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Jul 21, 2015 Jennifer Hofmann

Developing Competencies for Virtual Classroom Facilitators

virtual classroom facilitation skills BYTE Session Recap

On June 15th, I presented Developing Competencies for Virtual Classroom Facilitators for our highly popular InSync BYTE series. With over 100 training professionals in attendance, the conversation was engaging and enlightening.

This blog post will highlight key commentary from the session and will cover each of the five virtual facilitator competencies we discussed. At the end of the post, you will find some additional resources to supplement the BYTE session presentation.

Competency #1: Digital Literacy

The InSync Training Virtual Facilitator Competency Model defines digital literacy as, "The ability to find, evaluate, utilize, share, and create content using information technologies and the internet."

When asked, participants shared that they learn about new technology in a variety of ways, including:

  • On LinkedIn
  • From their children and colleagues
  • By watching YouTube videos

An attendee also pointed out that, "Rapid typing speed is an important skill to be a fluid communicator via chat." And I completely agree! As I said during the session, "I do believe that rapid typing speed has become part of our digital literacy for anyone working in training now."

Competency #2: Virtual Classroom Fluency

Within the context of the competency model, virtual classroom fluency is defined as, "The ability to gauge the success of a virtual activity or conversation by reading digital cues and managing simultaneous conversations." One of the session participants provided a great synonym for this competency - "situational awareness." As he pointed out, "There is so much happening in the room and we have to pay attention to all of it."

Through chat, an attendee wisely pointed out that, "As a facilitator, having knowledge on the subject demonstrates fluency." I responded to that by saying, "I agree with that. [Virtual Classroom Fluency] not only [requires] that we have to know how to manage the technology, but we have to show expertise or show that we can facilitate."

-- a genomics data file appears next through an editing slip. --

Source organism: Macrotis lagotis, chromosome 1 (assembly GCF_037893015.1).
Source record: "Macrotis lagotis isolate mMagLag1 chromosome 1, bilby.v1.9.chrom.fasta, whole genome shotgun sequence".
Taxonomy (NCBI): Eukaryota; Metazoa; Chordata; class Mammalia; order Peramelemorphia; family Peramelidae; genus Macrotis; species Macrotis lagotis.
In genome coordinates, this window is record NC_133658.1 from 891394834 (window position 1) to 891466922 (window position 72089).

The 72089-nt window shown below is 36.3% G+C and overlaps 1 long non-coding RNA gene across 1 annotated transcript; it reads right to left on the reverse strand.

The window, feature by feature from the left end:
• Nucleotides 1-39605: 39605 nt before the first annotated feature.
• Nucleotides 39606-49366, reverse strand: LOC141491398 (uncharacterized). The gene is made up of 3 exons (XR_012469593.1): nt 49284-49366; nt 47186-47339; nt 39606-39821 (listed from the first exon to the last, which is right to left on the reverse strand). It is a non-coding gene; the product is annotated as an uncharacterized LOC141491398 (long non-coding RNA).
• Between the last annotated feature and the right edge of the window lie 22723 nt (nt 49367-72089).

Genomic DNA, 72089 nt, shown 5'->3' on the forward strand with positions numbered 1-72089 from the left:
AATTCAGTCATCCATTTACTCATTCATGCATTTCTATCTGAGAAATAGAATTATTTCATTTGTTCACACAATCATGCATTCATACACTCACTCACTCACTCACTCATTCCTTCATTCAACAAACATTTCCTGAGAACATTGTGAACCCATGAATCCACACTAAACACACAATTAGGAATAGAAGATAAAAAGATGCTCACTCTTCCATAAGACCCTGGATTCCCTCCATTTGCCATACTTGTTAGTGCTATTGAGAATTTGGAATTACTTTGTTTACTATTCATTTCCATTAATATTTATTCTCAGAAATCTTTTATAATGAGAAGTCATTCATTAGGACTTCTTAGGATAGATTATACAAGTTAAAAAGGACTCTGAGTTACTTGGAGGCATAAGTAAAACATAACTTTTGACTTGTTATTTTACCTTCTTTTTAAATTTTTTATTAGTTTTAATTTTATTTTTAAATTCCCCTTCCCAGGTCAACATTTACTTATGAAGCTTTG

Attendees voiced concerns about teaching virtual programs without producers. I shared my opinion that, “Without producers, we need to become even more fluent. I think as we are teaching more interactive and collaborative programs, and using tools like breakout rooms and application sharing, and really trying to do knowledge transfer and skill building, we need to become even more fluent.”

Competency #3: Cultural Intelligence

The most difficult competency to hire for is cultural intelligence or, “the ability to consider the audience and facilitate interactions that are inclusive and provide needed support for the culturally diverse global audience.”

While explaining the impact of cultural intelligence, the audience and I discussed common metaphors to avoid. One keenly observational attendee urged us to remember that, “Sports references don’t always work for other cultures,” and to “Watch time references because we are not always in the same time zone.”

Mark Durgee, an InSync team member integral to the development of this competency model, likes “to focus on direct versus indirect communication styles” when considering cultural intelligence. He directed us to visit this post about these communication styles. 

Competency #4: Time Management

When considering the virtual program, time management is “the ability to manage a virtual event in such a way that participants are engaged and desired outcomes are met, and the event is kept to a strict time timetable.” While most of you know the importance of time management in every day life, there seems to an unawareness of its criticality for the virtual classroom facilitator.

I asked participants to share their virtual classroom time management techniques with the group to encourage attentiveness to this competency. Tactics discussed included:

  • Clock checks
  • Trainer guides
  • Using timers during breakout activities
  • Identify what you can pull in in advance (what’s important to know vs. what’s nice to know)

One attendee urged us to consider learner engagement when working on your time management skills. He said, “I think you should go no more than three minutes without giving them an activity or something new to look at. I bought an egg timer hourglass to remind me of this.” I commented that I really appreciated his suggestion "because our rule of thumb is that every three to five minutes participants should do something, [whether] it’s typing in chat or clicking a green checkmark.”

Competency #5: Application of Adult Learning Principles

Formally defined as “the ability to analyze a blended learning design to ensure the principles of adult learning are upheld and program objectives are met,” application of adult Learning principles is the last competency in our model.

Because learners decide what is important to them, virtual classroom facilitators must “engage learners, and get them emotionally connected to the content.” The big thing to remember is that adult learners are goal oriented. I pointed out that “if learners in blended and virtual programs don’t understand the purpose and outcome of the program, it’s easy for them to turn their attention elsewhere.” For more information on adult learning principles, read this great article.

Additional Resources

To best support our learners, the experts at InSync Training have created an integrated suite of resources focused on our Virtual Facilitator Competency Model, including:


Published by Jennifer Hofmann July 21, 2015
Jennifer Hofmann